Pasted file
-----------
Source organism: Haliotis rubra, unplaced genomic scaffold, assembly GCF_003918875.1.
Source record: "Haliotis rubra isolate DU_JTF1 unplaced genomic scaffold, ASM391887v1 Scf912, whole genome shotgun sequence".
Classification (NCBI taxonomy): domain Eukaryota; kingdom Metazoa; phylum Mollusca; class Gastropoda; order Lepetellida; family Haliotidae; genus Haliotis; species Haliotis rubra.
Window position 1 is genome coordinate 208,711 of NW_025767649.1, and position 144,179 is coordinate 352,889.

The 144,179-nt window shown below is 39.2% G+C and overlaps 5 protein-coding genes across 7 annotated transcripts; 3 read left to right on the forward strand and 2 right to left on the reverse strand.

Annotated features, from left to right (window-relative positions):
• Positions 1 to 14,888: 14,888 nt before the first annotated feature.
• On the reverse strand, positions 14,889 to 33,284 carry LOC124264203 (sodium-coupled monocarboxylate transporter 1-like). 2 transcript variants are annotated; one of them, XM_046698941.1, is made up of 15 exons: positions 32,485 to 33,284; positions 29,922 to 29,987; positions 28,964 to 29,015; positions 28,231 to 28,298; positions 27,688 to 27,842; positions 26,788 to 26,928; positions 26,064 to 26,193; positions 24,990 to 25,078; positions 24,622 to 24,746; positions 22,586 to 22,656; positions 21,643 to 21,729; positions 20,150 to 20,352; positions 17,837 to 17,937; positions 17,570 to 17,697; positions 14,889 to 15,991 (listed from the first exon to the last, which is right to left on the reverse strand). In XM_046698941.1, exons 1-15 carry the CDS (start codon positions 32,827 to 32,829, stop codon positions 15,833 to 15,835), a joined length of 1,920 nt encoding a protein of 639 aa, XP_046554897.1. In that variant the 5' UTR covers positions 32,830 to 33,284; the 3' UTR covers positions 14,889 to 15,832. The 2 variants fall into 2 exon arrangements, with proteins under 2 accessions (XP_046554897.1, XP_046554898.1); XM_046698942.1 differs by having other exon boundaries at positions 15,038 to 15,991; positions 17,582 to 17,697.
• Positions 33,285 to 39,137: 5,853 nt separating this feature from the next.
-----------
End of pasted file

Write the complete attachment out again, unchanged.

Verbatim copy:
Source organism: Haliotis rubra, unplaced genomic scaffold, assembly GCF_003918875.1.
Source record: "Haliotis rubra isolate DU_JTF1 unplaced genomic scaffold, ASM391887v1 Scf912, whole genome shotgun sequence".
Classification (NCBI taxonomy): domain Eukaryota; kingdom Metazoa; phylum Mollusca; class Gastropoda; order Lepetellida; family Haliotidae; genus Haliotis; species Haliotis rubra.
Window position 1 is genome coordinate 208,711 of NW_025767649.1, and position 144,179 is coordinate 352,889.

The 144,179-nt window shown below is 39.2% G+C and overlaps 5 protein-coding genes across 7 annotated transcripts; 3 read left to right on the forward strand and 2 right to left on the reverse strand.

Annotated features, from left to right (window-relative positions):
• Positions 1 to 14,888: 14,888 nt before the first annotated feature.
• On the reverse strand, positions 14,889 to 33,284 carry LOC124264203 (sodium-coupled monocarboxylate transporter 1-like). 2 transcript variants are annotated; one of them, XM_046698941.1, is made up of 15 exons: positions 32,485 to 33,284; positions 29,922 to 29,987; positions 28,964 to 29,015; positions 28,231 to 28,298; positions 27,688 to 27,842; positions 26,788 to 26,928; positions 26,064 to 26,193; positions 24,990 to 25,078; positions 24,622 to 24,746; positions 22,586 to 22,656; positions 21,643 to 21,729; positions 20,150 to 20,352; positions 17,837 to 17,937; positions 17,570 to 17,697; positions 14,889 to 15,991 (listed from the first exon to the last, which is right to left on the reverse strand). In XM_046698941.1, exons 1-15 carry the CDS (start codon positions 32,827 to 32,829, stop codon positions 15,833 to 15,835), a joined length of 1,920 nt encoding a protein of 639 aa, XP_046554897.1. In that variant the 5' UTR covers positions 32,830 to 33,284; the 3' UTR covers positions 14,889 to 15,832. The 2 variants fall into 2 exon arrangements, with proteins under 2 accessions (XP_046554897.1, XP_046554898.1); XM_046698942.1 differs by having other exon boundaries at positions 15,038 to 15,991; positions 17,582 to 17,697.
• Positions 33,285 to 39,137: 5,853 nt separating this feature from the next.